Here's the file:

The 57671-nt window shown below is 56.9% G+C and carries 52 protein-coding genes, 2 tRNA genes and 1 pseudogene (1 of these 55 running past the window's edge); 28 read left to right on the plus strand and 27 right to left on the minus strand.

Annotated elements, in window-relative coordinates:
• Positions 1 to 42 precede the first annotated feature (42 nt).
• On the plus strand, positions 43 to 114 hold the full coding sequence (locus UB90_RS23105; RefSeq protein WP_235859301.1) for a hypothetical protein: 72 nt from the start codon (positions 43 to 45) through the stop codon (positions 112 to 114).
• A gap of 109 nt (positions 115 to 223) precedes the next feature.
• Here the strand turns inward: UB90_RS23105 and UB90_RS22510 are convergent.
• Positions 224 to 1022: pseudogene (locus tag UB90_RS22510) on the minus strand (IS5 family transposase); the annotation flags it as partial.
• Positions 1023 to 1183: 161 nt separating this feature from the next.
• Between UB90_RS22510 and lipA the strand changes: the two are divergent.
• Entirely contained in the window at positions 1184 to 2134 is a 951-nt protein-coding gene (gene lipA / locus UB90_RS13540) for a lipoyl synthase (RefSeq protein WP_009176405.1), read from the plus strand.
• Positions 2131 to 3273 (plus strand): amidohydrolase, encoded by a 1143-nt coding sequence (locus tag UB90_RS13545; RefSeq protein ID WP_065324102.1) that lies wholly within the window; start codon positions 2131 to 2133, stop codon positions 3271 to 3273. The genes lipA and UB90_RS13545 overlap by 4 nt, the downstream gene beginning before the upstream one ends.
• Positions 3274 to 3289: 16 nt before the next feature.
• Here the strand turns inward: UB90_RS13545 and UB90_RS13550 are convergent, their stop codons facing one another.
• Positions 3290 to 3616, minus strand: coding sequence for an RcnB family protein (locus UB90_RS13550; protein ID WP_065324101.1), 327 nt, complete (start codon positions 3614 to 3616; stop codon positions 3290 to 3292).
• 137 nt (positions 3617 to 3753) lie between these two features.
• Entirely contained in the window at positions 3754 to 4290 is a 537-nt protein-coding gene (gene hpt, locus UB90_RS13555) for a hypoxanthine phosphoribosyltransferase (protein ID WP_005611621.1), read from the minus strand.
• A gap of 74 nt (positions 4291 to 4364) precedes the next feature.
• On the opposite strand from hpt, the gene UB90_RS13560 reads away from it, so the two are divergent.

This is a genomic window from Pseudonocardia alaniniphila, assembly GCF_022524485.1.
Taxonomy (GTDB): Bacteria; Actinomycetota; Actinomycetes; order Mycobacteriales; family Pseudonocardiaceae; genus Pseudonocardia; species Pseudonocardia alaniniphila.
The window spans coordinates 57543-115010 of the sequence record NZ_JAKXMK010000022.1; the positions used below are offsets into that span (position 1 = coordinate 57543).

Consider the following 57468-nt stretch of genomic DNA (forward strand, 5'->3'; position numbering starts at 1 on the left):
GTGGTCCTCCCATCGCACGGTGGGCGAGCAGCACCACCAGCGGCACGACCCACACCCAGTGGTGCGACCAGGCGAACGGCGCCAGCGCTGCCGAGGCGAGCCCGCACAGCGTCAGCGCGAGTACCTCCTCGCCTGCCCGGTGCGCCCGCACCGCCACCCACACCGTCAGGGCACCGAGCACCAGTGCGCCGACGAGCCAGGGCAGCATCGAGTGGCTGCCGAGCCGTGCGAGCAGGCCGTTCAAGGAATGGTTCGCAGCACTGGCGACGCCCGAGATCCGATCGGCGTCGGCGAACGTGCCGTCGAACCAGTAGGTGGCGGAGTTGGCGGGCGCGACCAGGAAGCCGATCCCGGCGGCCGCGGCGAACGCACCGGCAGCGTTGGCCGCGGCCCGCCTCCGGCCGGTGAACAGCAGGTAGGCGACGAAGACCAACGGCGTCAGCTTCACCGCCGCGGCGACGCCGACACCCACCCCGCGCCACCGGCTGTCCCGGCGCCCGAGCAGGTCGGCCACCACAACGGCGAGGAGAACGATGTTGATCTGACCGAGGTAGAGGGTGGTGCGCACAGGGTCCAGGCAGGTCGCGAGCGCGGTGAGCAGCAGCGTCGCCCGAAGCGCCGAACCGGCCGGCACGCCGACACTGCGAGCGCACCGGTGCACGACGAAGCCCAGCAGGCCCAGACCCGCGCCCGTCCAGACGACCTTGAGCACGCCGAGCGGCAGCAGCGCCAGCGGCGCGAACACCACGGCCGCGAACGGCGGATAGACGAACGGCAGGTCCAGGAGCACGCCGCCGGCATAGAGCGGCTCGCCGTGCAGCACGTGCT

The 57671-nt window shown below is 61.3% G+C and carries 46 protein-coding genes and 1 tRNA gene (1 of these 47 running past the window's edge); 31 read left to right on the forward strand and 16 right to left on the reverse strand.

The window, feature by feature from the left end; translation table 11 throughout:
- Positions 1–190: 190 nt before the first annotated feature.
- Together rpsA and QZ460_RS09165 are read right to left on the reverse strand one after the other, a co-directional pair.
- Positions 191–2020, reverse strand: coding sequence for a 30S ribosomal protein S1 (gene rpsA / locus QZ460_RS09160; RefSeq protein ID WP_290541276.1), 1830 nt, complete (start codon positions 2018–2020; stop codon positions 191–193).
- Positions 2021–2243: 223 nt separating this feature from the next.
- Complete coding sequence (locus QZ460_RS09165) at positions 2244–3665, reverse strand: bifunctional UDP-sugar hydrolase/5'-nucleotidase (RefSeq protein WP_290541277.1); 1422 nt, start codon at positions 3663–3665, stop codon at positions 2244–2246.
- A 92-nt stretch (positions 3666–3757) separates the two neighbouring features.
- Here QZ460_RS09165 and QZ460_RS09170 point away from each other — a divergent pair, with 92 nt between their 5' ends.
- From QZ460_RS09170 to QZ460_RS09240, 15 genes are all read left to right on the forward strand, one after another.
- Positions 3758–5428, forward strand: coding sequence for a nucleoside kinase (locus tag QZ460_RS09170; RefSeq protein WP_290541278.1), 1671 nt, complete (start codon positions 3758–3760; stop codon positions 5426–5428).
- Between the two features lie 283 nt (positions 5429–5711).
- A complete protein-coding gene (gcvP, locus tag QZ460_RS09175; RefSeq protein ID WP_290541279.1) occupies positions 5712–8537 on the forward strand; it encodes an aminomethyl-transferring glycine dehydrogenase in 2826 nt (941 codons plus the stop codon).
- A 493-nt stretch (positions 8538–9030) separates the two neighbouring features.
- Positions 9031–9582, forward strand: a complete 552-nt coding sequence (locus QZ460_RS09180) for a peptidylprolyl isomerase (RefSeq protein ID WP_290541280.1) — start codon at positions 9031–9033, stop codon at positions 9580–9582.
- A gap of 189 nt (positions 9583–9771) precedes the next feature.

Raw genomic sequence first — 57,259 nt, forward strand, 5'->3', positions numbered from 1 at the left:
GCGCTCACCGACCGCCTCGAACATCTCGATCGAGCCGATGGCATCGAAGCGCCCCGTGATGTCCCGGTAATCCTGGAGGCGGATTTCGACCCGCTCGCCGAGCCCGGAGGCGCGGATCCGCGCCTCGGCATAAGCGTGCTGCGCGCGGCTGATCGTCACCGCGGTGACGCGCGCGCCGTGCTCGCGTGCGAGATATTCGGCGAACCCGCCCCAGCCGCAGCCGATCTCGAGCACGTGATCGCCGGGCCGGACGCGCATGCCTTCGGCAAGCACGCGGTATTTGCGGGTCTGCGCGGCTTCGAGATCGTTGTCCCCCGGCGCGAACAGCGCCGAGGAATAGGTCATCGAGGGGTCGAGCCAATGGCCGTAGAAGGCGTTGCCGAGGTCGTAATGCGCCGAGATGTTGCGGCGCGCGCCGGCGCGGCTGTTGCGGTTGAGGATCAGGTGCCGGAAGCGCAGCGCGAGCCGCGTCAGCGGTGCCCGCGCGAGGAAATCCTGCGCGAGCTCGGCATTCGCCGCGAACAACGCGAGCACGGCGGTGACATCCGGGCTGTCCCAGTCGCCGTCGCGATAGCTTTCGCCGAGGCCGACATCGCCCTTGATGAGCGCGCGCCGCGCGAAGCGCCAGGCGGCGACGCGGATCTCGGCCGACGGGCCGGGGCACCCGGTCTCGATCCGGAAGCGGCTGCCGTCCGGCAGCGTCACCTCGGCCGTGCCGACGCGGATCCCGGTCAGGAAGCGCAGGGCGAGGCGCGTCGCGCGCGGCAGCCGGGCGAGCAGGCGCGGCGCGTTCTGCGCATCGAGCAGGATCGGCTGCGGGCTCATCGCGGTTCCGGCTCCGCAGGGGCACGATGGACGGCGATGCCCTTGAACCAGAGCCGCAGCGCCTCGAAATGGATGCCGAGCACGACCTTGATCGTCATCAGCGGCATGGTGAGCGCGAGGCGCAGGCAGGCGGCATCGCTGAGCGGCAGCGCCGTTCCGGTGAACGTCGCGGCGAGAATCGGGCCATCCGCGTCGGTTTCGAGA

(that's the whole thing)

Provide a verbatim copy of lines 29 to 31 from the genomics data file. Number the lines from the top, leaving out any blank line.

- Positions 2021–2243: 223 nt separating this feature from the next.
- Complete coding sequence (locus QZ460_RS09165) at positions 2244–3665, reverse strand: bifunctional UDP-sugar hydrolase/5'-nucleotidase (RefSeq protein WP_290541277.1); 1422 nt, start codon at positions 3663–3665, stop codon at positions 2244–2246.
- A 92-nt stretch (positions 3666–3757) separates the two neighbouring features.